Antimicrobial resistance is a growing concern worldwide, and the severity of the situation is compounded by the modest pipeline of new antimicrobial products. Many strains of medically important bacteria have become increasingly resistant to antibiotics used in the treatment of clinical infections. This problem will continue to worsen over time, unless new antibiotics are developed soon. Preliminary characterization of mutacin 1140, an antibiotic made by a strain of Streptococcus mutans, suggests that it holds great promise. It is a member of the small, novel class of antibiotics called lantibiotics. It is bactericidal at low concentrations against all Gram positive bacteria which it has been tested, including multidrug resistant Staphylococcus aureus and Enterococcus faecalis. It is also active against some Gram negative pathogens. Among other features that make mutacin 1140 desirable for use as an antibiotic, is that spontaneous mutations to resistance have not been found among several pathogens tested. A novel mechanism of activity for mutacin has been described, in which it binds to lipid II trapping lipid II in a large complex of mutacin monomers that abduct lipid II from bacterial growth zones. These growth zones occur at the site of cell division where lipid II carries the peptidoglycan subunits required for the synthesis of new cell wall. The three dimensional structure of mutacin 1140 has been solved by our group providing an opportunity to make """"""""intellectual choices"""""""" for site-directed mutagenesis. Thus the goal of this application is to identify the structural components of the antibiotic that are important for lipid II binding, complex formation, and their associated functions with the post-translational modification machinery. Of interest, would be the design of analogs that contain lipid II binding capability, but have lost the ability to form complexes, as well as analogs that can form complexes, but have lost the ability to bind to lipid II. These types of analogs would further our understanding of the mechanism of activity of mutacin 1140 as it pertains to specific regions in the antibiotic. Each mutant will be scored in this proposal, as they relate to lipid II binding, complex formation, bactericidal activity, and their associated function with the modification machinery.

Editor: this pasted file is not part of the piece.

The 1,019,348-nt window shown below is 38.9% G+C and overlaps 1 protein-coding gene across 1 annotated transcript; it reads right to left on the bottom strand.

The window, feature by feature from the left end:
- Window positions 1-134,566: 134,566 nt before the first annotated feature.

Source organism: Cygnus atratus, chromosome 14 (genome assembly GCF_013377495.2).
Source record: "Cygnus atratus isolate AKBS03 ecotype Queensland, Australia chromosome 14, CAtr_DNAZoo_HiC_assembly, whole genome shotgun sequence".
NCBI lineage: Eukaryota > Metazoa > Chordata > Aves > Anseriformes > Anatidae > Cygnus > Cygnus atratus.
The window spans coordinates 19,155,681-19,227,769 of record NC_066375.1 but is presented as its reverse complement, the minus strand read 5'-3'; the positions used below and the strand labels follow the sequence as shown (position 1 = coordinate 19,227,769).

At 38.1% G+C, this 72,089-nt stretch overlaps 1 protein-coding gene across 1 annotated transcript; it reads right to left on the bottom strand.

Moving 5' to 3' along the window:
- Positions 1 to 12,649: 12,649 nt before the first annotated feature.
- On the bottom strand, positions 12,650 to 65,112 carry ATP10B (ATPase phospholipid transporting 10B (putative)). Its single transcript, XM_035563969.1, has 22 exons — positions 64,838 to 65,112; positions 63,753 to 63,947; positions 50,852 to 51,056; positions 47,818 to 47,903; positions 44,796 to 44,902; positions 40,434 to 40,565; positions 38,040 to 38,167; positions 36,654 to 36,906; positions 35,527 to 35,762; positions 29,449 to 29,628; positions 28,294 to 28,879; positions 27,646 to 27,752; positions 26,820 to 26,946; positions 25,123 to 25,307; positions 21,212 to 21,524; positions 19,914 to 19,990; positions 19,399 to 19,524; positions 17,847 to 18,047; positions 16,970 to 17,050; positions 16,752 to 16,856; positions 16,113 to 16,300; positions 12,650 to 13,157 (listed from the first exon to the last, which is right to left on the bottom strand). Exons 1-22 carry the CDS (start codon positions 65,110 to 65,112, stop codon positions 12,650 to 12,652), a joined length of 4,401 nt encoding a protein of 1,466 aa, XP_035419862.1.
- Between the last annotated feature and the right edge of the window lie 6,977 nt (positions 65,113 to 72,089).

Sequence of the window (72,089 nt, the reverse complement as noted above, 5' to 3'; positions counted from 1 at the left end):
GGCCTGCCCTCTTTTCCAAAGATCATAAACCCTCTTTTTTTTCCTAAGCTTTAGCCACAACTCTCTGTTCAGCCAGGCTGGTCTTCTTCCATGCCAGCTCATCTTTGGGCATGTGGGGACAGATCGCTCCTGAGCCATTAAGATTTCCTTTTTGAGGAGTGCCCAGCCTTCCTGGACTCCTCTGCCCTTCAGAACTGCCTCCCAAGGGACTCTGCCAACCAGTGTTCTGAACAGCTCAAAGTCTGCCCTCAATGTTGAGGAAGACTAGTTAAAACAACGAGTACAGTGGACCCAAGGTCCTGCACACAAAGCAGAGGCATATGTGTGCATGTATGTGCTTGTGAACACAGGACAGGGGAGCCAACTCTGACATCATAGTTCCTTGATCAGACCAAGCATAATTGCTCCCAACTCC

Public Health Relevance

The proposal addresses the need for furthering our understanding of the function of an antimicrobial compound called mutacin 1140. A better understanding of the function of the structural elements of this antibiotic may aid in the development of a new class of antibiotics. ? ? ?

National Institute of Health (NIH)
National Institute of Allergy and Infectious Diseases (NIAID)
Academic Research Enhancement Awards (AREA) (R15)
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Drug Discovery and Mechanisms of Antimicrobial Resistance Study Section (DDR)
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Xu, Zuoyu
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Mississippi State University
Schools of Arts and Sciences
Mississippi State
United States
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